The steep road section back into the town is awful because it makes leg muscles go into reverse to slow down the momentum.

We're running down the street into town and everyone is out of their houses clapping all the runners as we pass. Turning the corner onto the high street and the cheering gets louder and my legs just dissolve. The Eryri guy goes away from me as if i'm stationary and I want this all to stop right now because I can't go on. But then we turn off into the park and I can see the finish and hear the crowds cheering us on either side.

I'm determined to smile as I finish and just about manage it. Someone presses a bottle of water into my hand and a cadet snips the timing chip off my shoe and then I just stand, looking up, pouring water over my head. Utterly, utterly knackered.

Then the melee of the end. Everyone euphoric, Laura (who managed 4th lady) and her husband are nearby and we wait for Mike to come in.

In Pete's Eats we gulped pints of sweet tea and wolfed a veggie breakfast each, high on the afterburn of the run and savouring the atmosphere of the place.

Postscript:
All of the above self-centredness falls into perspective with the news that one runner suffered a massive heart attack just below the summit. He was given first aid and airlifted off but very sadly died. RIP


Laura on her way to 4th position


Mike descending

Wednesday, 8 July 2009

This week's running

Friday I went up Leck Hill and back. Needed to get back in time for the test match highlights so cut a few corners off my usual route. I climbed the gate at the top of the fields onto the road instead of going up and through the gate and also took a direct line up 'erosion groove' rather than the longer but less steep route beneath the cliff edges. I was at the top in about 27mins and back at the house in 52mins.
Filled in the questionairre for the Snowdon commentators this eve - well it was the third time that they'd emailed it to me - bet they don't use it!!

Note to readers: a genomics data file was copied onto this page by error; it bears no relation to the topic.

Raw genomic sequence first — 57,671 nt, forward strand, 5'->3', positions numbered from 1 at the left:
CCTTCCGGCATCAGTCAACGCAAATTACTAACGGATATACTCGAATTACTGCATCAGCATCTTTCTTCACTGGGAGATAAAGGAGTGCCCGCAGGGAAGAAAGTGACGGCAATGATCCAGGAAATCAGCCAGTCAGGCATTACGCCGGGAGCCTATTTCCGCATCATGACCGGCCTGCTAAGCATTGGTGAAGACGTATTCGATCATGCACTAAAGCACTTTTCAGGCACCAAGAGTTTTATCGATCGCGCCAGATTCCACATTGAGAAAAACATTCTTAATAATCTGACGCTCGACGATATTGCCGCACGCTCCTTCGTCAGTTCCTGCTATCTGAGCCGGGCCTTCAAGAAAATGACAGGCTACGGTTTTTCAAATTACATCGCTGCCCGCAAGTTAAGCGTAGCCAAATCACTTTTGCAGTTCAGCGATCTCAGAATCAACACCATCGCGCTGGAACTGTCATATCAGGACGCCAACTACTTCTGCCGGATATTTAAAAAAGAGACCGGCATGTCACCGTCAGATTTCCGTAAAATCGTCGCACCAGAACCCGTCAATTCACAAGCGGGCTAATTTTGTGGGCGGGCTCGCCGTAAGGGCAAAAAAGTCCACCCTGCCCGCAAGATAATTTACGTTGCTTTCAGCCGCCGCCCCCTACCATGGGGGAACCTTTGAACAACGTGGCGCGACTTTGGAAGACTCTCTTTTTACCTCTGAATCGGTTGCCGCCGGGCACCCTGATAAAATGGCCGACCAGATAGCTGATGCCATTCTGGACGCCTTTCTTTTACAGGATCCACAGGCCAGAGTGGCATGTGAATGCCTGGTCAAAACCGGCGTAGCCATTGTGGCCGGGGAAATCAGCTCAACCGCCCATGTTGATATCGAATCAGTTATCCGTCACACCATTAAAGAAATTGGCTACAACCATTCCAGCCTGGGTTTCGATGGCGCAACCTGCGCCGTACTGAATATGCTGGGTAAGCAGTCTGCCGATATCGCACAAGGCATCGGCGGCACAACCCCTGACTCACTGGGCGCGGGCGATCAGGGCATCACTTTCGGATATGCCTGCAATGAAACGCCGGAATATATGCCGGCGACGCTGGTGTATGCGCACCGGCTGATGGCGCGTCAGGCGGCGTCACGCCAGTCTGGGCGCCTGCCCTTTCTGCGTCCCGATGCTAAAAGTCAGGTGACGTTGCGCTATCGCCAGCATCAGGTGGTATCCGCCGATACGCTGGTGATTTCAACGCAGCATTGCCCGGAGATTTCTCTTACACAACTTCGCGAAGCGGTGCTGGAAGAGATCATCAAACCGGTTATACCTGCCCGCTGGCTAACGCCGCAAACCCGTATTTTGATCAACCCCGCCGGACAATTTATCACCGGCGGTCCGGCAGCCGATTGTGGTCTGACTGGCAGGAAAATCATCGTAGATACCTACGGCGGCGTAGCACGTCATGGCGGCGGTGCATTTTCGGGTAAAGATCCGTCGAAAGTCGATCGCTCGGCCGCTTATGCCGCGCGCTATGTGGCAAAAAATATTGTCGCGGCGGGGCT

Friday, I ran out with Mike up Nottingham Hill and accross to Cleeve and back down to Southam through the woods (great descent).
No more running until the big race!

Sunday, 5 July 2009

Runs like clockwork -



Today Chris and Belinda and Paddy and Fergus came around and we ate some good food and hung out. Happy days...

This vid was taken on Tuesday earlier in the week.

Jen and Christian have had their baby

Saturday, 4 July 2009

This week's running

A heat wave sits over Britian. Andy Murray rises up through the Wimbledon tournament only to crash out, beaten by Roddick who was the better player on the day. The boys sleep in their nappies and run out of season colds and temperatures that encourage worries of swine flu. It is, in the words of David McComb, too hot to move and too hot to think.

On weds night I set out from the house to run up Lecky hill and back. Heavy legs, heavy heat. It was a real 'training' run. In other words, enjoyment was not the motivating factor. Still, the summer evening views from the top were as lovely as ever and I felt good when it was over. I'd mislaid my watch, so that was my excuse for not being able to work to hard. On the way past the church, I saw a group of scouts all out doing some kind of activity - looked like they were having fun and it reminded me of the Scouty phase of my youth...

Friday eve, Mike and I powered around the Sandy Lane loop. The idea was to push it, so the conversation was a bit limited. Being skinnier I make it up the hills quicker so I did a few 'gate waits' and slowed over a few sections. There wasn't much time for aethetics and the heat was a good incentive to get it over with as quickly as possible. End time 1:11:51.

Sunday morning, 6.30, Mike drove to ours and then we dropped my car at Daisybank Road before heading back up to Cleeve Hill. We ran the Cotswold Way from Mike's house Southam to Leckhampton Hill, which is apparently one of the finest sections of the path in terms of views. The flowers in the limestone grassland were little pinpricks of colour, the tree leaves - verdant. We made stops to enjoy the views and, all in all, had a good recovery run.

Mike, king of the ultras, is planning a run of the entire Cotswold Way and keeps trying to rope me into it too. Now whilst I don't want to feel left out, and while it's really nice to be asked, the thought of a 24 hour run of over 100 miles is about as attractive as, well... as it sounds.

Nearly time to begin the taper for Snowdon...

Coming up to the edge of Cleeve


Through Linover Woods


Getting hotter...


Looking north along the scarp






Beeches above Daisybank car park

Thursday, 2 July 2009

Cotswolds in the summer


Took these on my travels today...